A chorus of vague apologies and insincere sympathies reached my ears from the shells of buildings beside me. I ignored them as I slapped my left leg, dutifully watching as all the dust rose off my jeans, the motes glinting in the afternoon sun like a dull powder. When I moved to the right leg, there was a problem. There were no jeans.
I looked at my left leg wondering why I couldn’t compute the severe lack of denim on my drumstick. My hand continued to attempt to dust my legs. Fingers caught on the rip along my right leg. All the way from my crotch to my ankle. The tear was so inconsiderate that it decided to turn my jeans into some kind of Aladinn-esque split trousers effect.
Now this wouldn’t be a problem for most women who have legs as toned as Akothee’s but my legs look like pillow case stuffing. White, lumpy, something-you-wouldn’t-mind-burying-your-head-in but don’t necessarily want to look at. The fat thigh was bared for all to see and for the entire second where I was bent over trying to understand why the hell I had fallen, I struggled to think of a solution.
See in the bourgeois neighbourhoods of Central Nairobi, it’s very difficult to get regular-person assistance. Matatus are as rare as acne on Jessica Alba’s face and kiosks are even fewer and farther between. I wondered if I could find a tailor but there wasn’t any sign of one. I wrapped my scarf around my waist the heavy cloth wrapping around my legs like a fine silk towel. I walked gingerly, wincing every time I heard a skkkraa from the never-ending rip.
Eventually I stumbled on a small boutique. Unfortunately, the bewildered shop owner wasn’t a seamstress as well but she had pairs of jeans she could sell at me at Sh1200. But there were only two problems. One, I barely had two ten bobs to rub together. Two, I hate trying on jeans.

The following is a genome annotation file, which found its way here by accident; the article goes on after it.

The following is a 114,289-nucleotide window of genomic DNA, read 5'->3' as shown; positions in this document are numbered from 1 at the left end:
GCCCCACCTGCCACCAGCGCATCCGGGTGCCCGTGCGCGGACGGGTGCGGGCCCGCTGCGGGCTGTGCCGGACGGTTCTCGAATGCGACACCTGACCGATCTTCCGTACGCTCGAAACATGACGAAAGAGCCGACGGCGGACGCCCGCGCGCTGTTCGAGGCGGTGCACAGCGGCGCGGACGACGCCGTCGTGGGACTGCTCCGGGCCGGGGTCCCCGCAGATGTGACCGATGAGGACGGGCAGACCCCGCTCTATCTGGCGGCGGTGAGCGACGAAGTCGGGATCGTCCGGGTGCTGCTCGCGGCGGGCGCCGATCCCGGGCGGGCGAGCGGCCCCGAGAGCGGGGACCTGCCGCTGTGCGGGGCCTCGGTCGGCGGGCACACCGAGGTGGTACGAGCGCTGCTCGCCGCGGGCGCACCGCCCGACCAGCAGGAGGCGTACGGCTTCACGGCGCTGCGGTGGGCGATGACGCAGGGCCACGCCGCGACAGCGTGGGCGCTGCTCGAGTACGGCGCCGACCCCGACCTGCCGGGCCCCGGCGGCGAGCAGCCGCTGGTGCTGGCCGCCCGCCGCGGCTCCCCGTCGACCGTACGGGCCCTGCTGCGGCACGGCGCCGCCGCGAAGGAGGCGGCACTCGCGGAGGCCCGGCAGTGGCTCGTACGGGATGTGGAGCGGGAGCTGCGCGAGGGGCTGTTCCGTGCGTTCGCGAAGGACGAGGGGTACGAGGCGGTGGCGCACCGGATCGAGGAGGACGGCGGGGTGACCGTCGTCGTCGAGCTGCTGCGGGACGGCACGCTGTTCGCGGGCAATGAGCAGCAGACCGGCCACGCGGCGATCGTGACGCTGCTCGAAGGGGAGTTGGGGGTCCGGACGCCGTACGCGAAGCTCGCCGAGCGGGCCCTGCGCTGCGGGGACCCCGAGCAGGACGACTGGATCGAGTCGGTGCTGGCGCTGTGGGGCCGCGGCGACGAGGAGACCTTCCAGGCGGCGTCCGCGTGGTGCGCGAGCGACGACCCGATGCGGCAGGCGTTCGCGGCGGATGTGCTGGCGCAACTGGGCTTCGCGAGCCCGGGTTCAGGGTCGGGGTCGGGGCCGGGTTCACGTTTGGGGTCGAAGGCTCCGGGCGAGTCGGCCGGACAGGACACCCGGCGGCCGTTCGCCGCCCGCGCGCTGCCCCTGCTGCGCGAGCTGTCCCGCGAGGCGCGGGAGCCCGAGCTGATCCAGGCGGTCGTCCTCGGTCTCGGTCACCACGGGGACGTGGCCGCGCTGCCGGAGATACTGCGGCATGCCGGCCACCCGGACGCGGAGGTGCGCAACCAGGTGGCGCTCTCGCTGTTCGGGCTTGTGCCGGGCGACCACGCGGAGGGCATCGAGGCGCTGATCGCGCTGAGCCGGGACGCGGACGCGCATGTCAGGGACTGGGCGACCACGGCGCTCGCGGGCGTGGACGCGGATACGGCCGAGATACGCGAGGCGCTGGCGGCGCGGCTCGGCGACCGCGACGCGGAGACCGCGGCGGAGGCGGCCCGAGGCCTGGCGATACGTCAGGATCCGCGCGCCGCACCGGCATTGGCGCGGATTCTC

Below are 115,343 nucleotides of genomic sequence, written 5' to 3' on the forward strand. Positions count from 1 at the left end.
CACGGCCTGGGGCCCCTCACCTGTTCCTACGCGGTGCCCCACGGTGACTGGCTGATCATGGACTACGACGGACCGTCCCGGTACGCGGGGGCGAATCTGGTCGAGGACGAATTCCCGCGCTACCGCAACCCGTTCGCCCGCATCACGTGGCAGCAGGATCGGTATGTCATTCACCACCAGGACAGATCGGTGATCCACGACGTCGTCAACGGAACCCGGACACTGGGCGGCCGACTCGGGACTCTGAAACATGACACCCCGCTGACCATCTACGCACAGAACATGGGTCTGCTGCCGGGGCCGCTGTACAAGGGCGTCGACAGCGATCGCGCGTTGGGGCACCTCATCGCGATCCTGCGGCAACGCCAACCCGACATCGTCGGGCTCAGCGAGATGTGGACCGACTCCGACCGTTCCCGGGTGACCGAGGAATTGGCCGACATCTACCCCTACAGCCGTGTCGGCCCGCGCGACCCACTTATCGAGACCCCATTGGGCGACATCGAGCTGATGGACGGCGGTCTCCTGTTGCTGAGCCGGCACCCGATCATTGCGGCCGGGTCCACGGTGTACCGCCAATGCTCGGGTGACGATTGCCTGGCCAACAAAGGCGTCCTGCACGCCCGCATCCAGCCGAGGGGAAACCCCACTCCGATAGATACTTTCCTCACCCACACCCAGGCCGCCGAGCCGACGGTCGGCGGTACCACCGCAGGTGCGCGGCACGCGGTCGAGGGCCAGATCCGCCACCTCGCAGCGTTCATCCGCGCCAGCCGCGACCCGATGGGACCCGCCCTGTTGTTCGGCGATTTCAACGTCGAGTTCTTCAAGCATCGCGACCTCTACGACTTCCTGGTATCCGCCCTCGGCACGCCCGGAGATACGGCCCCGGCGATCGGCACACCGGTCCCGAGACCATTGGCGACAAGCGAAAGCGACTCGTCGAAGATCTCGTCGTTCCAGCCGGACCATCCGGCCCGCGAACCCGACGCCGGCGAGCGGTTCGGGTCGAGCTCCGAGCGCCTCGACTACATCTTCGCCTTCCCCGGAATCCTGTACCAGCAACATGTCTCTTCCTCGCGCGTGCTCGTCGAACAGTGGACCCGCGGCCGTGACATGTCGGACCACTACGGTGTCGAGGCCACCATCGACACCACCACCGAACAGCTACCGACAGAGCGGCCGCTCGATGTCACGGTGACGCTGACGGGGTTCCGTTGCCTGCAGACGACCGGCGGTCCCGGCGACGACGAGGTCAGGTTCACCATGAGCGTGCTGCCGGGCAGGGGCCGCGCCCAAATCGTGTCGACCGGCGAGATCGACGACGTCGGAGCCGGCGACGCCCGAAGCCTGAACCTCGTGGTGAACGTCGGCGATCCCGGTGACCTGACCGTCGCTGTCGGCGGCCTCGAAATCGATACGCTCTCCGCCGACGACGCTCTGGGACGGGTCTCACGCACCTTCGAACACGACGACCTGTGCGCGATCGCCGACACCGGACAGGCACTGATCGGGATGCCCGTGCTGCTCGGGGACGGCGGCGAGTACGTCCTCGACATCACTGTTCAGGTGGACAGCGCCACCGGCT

It’s the worst thing ever. See the problem is, my body isn’t designed the way denim makers expect women to be. I have a narrow bosom, a rather small waist and hips that are planetary. My height is also caught somewhere between tall and short because growing up, my body wouldn’t pick a size. Some haberdasheries sell jeans that are one-size-fits-all but they are waaaaaay outside my price range and I don’t really trust them.
Anyway, as I frantically tried to call people to assist me with the Sh1200 for the emergency jeans, the shop keeper kept handing me pairs upon pairs of jeans. And it was horrible trying them on. I distinctly told her that I was a size 12 but she kept handing me jeans that could barely make it past my calves. Which are essentially moons to the planet of my hips. Others would make it as far as the equator but ended up stuck there. While others would slip on as comfortably as a condom only to be too large at the waist or too tight. The muffin top effect is not hot. I tried on roughly fifteen pairs of jeans until I found one that was passably acceptable.
They were a pair of black skinny jeans that fit like a glove but that’s where it ended. The crotch was as loose as a deflating hot air balloon. The thigh gap was tight enough to make me realise I couldn’t do jumping jacks in those jeans. My ass was beautifully framed but the waistline left a gaping hole inviting any manner less buffoon to take a peek at my granny panties.
I left the boutique feeling worn, fed up and about ready to give up. But as I walked back to the office feeling parts relieved and frazzled, I had to wonder, why does trying on jeans have to be the worst thing ever?
To all my readers,
This is my 50th post. Thank you for finding joy in my misery and laughter in my misadventures. To more pedestrian shenanigans. Thank you once again for keeping me going.
The Nairobi Pedestrian.